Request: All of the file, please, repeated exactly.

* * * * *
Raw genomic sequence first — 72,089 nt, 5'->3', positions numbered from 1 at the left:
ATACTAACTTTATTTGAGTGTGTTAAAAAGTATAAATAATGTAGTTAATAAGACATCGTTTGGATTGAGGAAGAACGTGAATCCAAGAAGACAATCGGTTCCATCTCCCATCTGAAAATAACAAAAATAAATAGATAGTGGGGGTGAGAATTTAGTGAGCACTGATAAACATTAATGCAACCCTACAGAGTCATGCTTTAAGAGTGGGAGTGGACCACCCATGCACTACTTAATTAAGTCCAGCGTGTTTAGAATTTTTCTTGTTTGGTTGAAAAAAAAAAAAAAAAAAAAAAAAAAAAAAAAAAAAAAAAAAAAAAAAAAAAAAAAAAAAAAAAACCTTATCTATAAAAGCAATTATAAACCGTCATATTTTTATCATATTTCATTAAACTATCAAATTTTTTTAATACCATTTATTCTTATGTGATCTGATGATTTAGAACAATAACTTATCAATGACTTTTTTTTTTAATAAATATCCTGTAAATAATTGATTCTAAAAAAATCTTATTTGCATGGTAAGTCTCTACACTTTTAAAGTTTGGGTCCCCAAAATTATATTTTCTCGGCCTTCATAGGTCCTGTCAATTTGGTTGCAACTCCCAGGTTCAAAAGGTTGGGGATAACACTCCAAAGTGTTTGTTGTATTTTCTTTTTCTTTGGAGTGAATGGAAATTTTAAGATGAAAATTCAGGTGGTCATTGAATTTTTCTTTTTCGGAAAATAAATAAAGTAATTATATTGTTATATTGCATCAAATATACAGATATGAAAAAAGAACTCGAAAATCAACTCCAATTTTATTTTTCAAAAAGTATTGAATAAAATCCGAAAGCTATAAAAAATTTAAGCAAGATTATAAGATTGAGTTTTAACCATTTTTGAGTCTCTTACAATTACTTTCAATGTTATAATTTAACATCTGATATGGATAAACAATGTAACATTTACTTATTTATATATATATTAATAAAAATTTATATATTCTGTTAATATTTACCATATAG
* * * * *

Raw genomic sequence first — 72,089 nt, 5'->3', positions numbered from 1 at the left:
ATACTAACTTTATTTGAGTGTGTTAAAAAGTATAAATAATGTAGTTAATAAGACATCGTTTGGATTGAGGAAGAACGTGAATCCAAGAAGACAATCGGTTCCATCTCCCATCTGAAAATAACAAAAATAAATAGATAGTGGGGGTGAGAATTTAGTGAGCACTGATAAACATTAATGCAACCCTACAGAGTCATGCTTTAAGAGTGGGAGTGGACCACCCATGCACTACTTAATTAAGTCCAGCGTGTTTAGAATTTTTCTTGTTTGGTTGAAAAAAAAAAAAAAAAAAAAAAAAAAAAAAAAAAAAAAAAAAAAAAAAAAAAAAAAAAAAAAAAACCTTATCTATAAAAGCAATTATAAACCGTCATATTTTTATCATATTTCATTAAACTATCAAATTTTTTTAATACCATTTATTCTTATGTGATCTGATGATTTAGAACAATAACTTATCAATGACTTTTTTTTTTAATAAATATCCTGTAAATAATTGATTCTAAAAAAATCTTATTTGCATGGTAAGTCTCTACACTTTTAAAGTTTGGGTCCCCAAAATTATATTTTCTCGGCCTTCATAGGTCCTGTCAATTTGGTTGCAACTCCCAGGTTCAAAAGGTTGGGGATAACACTCCAAAGTGTTTGTTGTATTTTCTTTTTCTTTGGAGTGAATGGAAATTTTAAGATGAAAATTCAGGTGGTCATTGAATTTTTCTTTTTCGGAAAATAAATAAAGTAATTATATTGTTATATTGCATCAAATATACAGATATGAAAAAAGAACTCGAAAATCAACTCCAATTTTATTTTTCAAAAAGTATTGAATAAAATCCGAAAGCTATAAAAAATTTAAGCAAGATTATAAGATTGAGTTTTAACCATTTTTGAGTCTCTTACAATTACTTTCAATGTTATAATTTAACATCTGATATGGATAAACAATGTAACATTTACTTATTTATATATATATTAATAAAAATTTATATATTCTGTTAATATTTACCATATAG